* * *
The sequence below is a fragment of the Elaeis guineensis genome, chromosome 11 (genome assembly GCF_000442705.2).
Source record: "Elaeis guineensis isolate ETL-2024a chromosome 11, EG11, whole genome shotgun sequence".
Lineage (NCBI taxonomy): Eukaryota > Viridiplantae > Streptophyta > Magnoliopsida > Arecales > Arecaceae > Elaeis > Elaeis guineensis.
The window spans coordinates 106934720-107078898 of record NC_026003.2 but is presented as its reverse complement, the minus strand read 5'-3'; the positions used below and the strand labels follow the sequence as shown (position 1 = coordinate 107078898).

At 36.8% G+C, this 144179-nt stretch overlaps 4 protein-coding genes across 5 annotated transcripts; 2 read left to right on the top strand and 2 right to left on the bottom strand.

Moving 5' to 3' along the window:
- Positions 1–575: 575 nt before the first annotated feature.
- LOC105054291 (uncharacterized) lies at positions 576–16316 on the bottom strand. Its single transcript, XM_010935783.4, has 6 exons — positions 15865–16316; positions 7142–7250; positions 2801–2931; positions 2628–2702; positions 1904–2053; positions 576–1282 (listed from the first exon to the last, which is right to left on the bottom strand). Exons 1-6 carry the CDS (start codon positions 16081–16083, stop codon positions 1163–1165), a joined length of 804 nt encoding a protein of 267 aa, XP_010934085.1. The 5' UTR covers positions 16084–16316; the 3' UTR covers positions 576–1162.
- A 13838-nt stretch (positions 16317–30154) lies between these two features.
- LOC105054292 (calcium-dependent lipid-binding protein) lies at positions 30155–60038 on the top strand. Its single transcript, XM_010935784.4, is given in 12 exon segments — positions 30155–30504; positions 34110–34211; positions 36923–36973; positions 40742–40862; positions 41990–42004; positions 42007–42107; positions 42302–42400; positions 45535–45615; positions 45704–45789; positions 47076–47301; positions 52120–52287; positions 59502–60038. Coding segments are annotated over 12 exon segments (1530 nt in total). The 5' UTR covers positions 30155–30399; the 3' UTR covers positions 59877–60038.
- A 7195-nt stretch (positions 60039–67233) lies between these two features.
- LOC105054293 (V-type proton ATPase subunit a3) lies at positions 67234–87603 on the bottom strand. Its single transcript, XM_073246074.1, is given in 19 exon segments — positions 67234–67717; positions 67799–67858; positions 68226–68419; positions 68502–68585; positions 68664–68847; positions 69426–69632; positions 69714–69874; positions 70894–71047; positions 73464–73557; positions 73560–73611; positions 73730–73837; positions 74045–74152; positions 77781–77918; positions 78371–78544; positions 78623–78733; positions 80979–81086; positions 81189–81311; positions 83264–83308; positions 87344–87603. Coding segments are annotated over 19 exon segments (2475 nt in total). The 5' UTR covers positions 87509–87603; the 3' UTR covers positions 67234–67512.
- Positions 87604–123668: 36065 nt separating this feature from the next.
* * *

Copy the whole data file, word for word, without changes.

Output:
The sequence below is a fragment of the Elaeis guineensis genome, chromosome 11 (genome assembly GCF_000442705.2).
Source record: "Elaeis guineensis isolate ETL-2024a chromosome 11, EG11, whole genome shotgun sequence".
Lineage (NCBI taxonomy): Eukaryota > Viridiplantae > Streptophyta > Magnoliopsida > Arecales > Arecaceae > Elaeis > Elaeis guineensis.
The window spans coordinates 106934720-107078898 of record NC_026003.2 but is presented as its reverse complement, the minus strand read 5'-3'; the positions used below and the strand labels follow the sequence as shown (position 1 = coordinate 107078898).

At 36.8% G+C, this 144179-nt stretch overlaps 4 protein-coding genes across 5 annotated transcripts; 2 read left to right on the top strand and 2 right to left on the bottom strand.

Moving 5' to 3' along the window:
- Positions 1–575: 575 nt before the first annotated feature.
- LOC105054291 (uncharacterized) lies at positions 576–16316 on the bottom strand. Its single transcript, XM_010935783.4, has 6 exons — positions 15865–16316; positions 7142–7250; positions 2801–2931; positions 2628–2702; positions 1904–2053; positions 576–1282 (listed from the first exon to the last, which is right to left on the bottom strand). Exons 1-6 carry the CDS (start codon positions 16081–16083, stop codon positions 1163–1165), a joined length of 804 nt encoding a protein of 267 aa, XP_010934085.1. The 5' UTR covers positions 16084–16316; the 3' UTR covers positions 576–1162.
- A 13838-nt stretch (positions 16317–30154) lies between these two features.
- LOC105054292 (calcium-dependent lipid-binding protein) lies at positions 30155–60038 on the top strand. Its single transcript, XM_010935784.4, is given in 12 exon segments — positions 30155–30504; positions 34110–34211; positions 36923–36973; positions 40742–40862; positions 41990–42004; positions 42007–42107; positions 42302–42400; positions 45535–45615; positions 45704–45789; positions 47076–47301; positions 52120–52287; positions 59502–60038. Coding segments are annotated over 12 exon segments (1530 nt in total). The 5' UTR covers positions 30155–30399; the 3' UTR covers positions 59877–60038.
- A 7195-nt stretch (positions 60039–67233) lies between these two features.
- LOC105054293 (V-type proton ATPase subunit a3) lies at positions 67234–87603 on the bottom strand. Its single transcript, XM_073246074.1, is given in 19 exon segments — positions 67234–67717; positions 67799–67858; positions 68226–68419; positions 68502–68585; positions 68664–68847; positions 69426–69632; positions 69714–69874; positions 70894–71047; positions 73464–73557; positions 73560–73611; positions 73730–73837; positions 74045–74152; positions 77781–77918; positions 78371–78544; positions 78623–78733; positions 80979–81086; positions 81189–81311; positions 83264–83308; positions 87344–87603. Coding segments are annotated over 19 exon segments (2475 nt in total). The 5' UTR covers positions 87509–87603; the 3' UTR covers positions 67234–67512.
- Positions 87604–123668: 36065 nt separating this feature from the next.